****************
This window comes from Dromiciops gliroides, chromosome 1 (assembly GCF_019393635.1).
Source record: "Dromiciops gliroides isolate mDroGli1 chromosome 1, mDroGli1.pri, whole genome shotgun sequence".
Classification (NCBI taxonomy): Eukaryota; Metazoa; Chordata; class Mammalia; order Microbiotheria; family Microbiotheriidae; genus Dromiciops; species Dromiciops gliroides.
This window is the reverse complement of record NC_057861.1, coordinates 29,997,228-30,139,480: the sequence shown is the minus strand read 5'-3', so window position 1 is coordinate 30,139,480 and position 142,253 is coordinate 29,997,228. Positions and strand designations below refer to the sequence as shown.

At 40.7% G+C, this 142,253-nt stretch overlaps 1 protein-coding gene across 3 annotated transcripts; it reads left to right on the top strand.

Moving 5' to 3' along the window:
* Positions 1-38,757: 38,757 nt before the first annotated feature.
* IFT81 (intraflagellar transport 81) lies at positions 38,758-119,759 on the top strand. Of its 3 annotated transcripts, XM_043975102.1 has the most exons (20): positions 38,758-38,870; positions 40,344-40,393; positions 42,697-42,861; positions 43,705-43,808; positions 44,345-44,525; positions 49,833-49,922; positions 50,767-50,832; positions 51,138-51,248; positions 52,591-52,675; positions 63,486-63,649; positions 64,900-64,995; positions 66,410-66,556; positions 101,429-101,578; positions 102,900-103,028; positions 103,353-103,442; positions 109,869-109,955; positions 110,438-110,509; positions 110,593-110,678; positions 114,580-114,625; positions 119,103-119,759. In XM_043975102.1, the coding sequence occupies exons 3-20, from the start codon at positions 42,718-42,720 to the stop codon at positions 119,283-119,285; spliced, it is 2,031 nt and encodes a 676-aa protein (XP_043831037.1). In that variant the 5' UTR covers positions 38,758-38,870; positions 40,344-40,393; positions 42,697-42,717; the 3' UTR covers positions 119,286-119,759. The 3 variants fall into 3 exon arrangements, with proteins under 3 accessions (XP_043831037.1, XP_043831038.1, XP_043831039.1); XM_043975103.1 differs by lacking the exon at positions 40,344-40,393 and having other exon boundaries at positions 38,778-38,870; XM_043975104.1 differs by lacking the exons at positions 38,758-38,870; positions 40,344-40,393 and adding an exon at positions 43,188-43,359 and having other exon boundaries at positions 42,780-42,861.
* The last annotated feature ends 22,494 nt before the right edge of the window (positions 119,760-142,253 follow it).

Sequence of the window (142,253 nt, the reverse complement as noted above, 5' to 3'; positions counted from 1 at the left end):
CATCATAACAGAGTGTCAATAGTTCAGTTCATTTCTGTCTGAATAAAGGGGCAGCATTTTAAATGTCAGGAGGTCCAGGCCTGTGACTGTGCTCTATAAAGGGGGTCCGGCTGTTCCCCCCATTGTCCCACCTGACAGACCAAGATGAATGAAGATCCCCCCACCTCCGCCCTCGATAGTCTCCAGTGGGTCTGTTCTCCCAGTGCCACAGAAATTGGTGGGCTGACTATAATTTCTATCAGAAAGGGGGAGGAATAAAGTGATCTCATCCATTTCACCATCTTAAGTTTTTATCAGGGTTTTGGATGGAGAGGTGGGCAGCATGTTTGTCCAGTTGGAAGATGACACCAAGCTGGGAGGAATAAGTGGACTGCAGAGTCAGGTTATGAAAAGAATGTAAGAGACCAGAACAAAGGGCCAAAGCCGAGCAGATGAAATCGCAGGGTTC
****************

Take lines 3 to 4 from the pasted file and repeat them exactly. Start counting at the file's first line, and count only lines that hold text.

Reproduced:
Classification (NCBI taxonomy): Eukaryota; Metazoa; Chordata; class Mammalia; order Microbiotheria; family Microbiotheriidae; genus Dromiciops; species Dromiciops gliroides.
This window is the reverse complement of record NC_057861.1, coordinates 29,997,228-30,139,480: the sequence shown is the minus strand read 5'-3', so window position 1 is coordinate 30,139,480 and position 142,253 is coordinate 29,997,228. Positions and strand designations below refer to the sequence as shown.